That run ended with a 2-2 draw at home to Gillingham in a game that typified what we’re about and probably summed up our season. Two goals for Kyle Lafferty, either side of one from former player Mikael Mandron, then a last minute equaliser from their man. High, low, higher, lower. Two vital points dropped, but we had a trip to Bristol Rovers, who’d just lost three off the belt, to put things right.

We didn’t. The Gas were well worth their 2-0 win, we were abysmal, and dropped to seventh when a win would have put us up to third… and then it all stopped. Bigger forces at work than football. A couple of weeks later, series two of Sunderland ‘til I Die appeared, putting our deficiencies out there for the whole world to see. I managed two episodes then gave up, as the novelty of series one was missing, and so much dirty linen had been noisily flapping in the wind since filming ended that everything that came on the screen was greeted by me mumbling “aye, but…”

In late April we brought in Jim Rodwell from Scunthorpe as CEO, which, after the performance of his predecessor Martin Bain, didn’t create many positive vibes amongst the fans. Wikipedia’s claim that he scored 97 goals in 34 games as a centre half for Sabah FA in Malaysia and Hednesford Town, after his single game for Darlo, take some believing. Mebbe he does his own publicity. Whatever the veracity of those claims, he’s come into a much tougher job than he had at those two clubs, and with some pretty negative comments from Scunny fans.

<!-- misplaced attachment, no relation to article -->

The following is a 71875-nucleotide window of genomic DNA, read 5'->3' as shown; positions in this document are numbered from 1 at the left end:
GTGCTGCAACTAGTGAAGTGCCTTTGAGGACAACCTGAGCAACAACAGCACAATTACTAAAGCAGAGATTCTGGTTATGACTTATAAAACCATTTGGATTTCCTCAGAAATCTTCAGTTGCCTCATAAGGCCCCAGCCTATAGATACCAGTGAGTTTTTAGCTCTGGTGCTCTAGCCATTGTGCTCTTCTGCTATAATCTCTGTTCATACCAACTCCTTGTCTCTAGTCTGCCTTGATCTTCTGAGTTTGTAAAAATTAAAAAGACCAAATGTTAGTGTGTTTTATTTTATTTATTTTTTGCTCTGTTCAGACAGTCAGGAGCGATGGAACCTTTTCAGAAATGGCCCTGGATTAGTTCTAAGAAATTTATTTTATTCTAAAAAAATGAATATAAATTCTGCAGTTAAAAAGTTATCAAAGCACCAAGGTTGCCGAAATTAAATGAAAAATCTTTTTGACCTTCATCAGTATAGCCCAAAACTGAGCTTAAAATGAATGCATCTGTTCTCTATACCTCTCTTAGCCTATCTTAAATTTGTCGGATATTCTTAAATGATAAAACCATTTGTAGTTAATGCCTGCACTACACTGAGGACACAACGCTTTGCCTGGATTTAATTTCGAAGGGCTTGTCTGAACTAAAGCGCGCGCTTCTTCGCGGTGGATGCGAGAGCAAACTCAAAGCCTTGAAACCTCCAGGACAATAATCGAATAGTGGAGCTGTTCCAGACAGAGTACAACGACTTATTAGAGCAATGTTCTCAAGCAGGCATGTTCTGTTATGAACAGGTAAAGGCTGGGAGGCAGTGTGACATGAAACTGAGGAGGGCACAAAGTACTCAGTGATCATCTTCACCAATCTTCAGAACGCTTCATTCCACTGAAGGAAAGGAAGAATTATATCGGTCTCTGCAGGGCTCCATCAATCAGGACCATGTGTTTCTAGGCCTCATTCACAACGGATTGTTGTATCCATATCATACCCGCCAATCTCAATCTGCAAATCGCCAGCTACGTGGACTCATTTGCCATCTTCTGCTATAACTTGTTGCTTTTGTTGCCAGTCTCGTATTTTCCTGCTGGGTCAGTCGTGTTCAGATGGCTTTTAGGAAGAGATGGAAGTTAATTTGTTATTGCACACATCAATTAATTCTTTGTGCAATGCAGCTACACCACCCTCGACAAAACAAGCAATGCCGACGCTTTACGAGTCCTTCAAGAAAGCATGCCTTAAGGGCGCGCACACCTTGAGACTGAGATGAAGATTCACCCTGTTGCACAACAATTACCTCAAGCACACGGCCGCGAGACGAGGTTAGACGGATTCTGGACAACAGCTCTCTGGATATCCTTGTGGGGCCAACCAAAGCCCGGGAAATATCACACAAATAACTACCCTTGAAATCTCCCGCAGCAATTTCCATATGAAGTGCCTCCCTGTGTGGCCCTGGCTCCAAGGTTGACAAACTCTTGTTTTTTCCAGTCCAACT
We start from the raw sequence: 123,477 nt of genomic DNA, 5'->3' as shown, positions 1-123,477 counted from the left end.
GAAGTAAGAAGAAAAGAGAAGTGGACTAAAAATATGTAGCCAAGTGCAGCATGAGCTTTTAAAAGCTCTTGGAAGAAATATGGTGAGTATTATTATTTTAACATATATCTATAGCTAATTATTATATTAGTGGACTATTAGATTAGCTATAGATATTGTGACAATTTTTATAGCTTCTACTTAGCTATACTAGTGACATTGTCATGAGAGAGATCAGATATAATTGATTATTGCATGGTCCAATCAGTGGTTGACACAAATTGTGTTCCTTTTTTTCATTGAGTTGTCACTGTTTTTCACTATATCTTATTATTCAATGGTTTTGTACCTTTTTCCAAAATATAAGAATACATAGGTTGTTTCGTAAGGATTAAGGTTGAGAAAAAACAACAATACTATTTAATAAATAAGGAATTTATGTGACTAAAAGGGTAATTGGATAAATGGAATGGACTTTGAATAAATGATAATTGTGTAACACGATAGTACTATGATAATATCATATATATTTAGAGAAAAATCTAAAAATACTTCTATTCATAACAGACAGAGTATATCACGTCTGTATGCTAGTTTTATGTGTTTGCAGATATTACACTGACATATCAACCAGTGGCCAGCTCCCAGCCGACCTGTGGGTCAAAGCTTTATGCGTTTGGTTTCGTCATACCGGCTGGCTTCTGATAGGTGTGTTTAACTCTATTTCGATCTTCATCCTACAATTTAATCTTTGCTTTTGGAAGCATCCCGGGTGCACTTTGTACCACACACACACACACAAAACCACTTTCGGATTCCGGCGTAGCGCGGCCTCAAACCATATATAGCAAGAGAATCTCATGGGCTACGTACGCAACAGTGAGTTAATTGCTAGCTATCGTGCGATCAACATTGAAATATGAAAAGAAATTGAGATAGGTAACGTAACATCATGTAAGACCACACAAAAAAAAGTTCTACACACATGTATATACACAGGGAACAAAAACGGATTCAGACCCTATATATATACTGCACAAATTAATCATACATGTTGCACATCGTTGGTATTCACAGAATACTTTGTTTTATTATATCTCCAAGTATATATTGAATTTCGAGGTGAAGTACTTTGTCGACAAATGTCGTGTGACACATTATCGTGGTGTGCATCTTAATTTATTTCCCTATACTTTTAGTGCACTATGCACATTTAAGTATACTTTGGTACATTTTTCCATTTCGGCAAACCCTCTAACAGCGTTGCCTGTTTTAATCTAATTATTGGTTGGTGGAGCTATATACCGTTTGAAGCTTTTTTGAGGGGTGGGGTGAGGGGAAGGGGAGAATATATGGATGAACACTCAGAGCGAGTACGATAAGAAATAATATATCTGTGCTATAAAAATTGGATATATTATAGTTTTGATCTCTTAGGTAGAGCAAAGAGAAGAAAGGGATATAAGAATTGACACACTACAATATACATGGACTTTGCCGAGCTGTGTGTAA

Where do we go from here? After three months in limbo, during which the club has lurched clumsily from one position on season ticket refunds and renewals to another, issuing statement then apology, retraction then alteration, and the fans are still unsure of what happens next because nobody knows when next season will start, if at all, or if we’ll be allowed to attend when it does. A decision on the “current” campaign has been made, for better or for worse, and it leaves us with a third season in League One.

That’s our reality, and we can’t change it. There was never going to be a solution that would please everybody, and it feels like we’re amongst those least happy with the curtailment. As are Tranmere, Peterborough, and Ipswich, who also voted to carry on. There’s no sign of the club being sold despite Mr Donald saying that he’ll not stay where he’s not wanted but he’ll not sell unless the new people are right for us. He now has added financial uncertainty to talk potential buyers around, as fans can’t or won’t commit to buying season tickets when they don’t know if they can use them or not, and many are unwilling to accept an internet stream as a replacement.

In summary, it’s a season that fizzled out rather than finished, and is probably best forgotten. Perhaps yesterday’s decision has given us the means to do just that.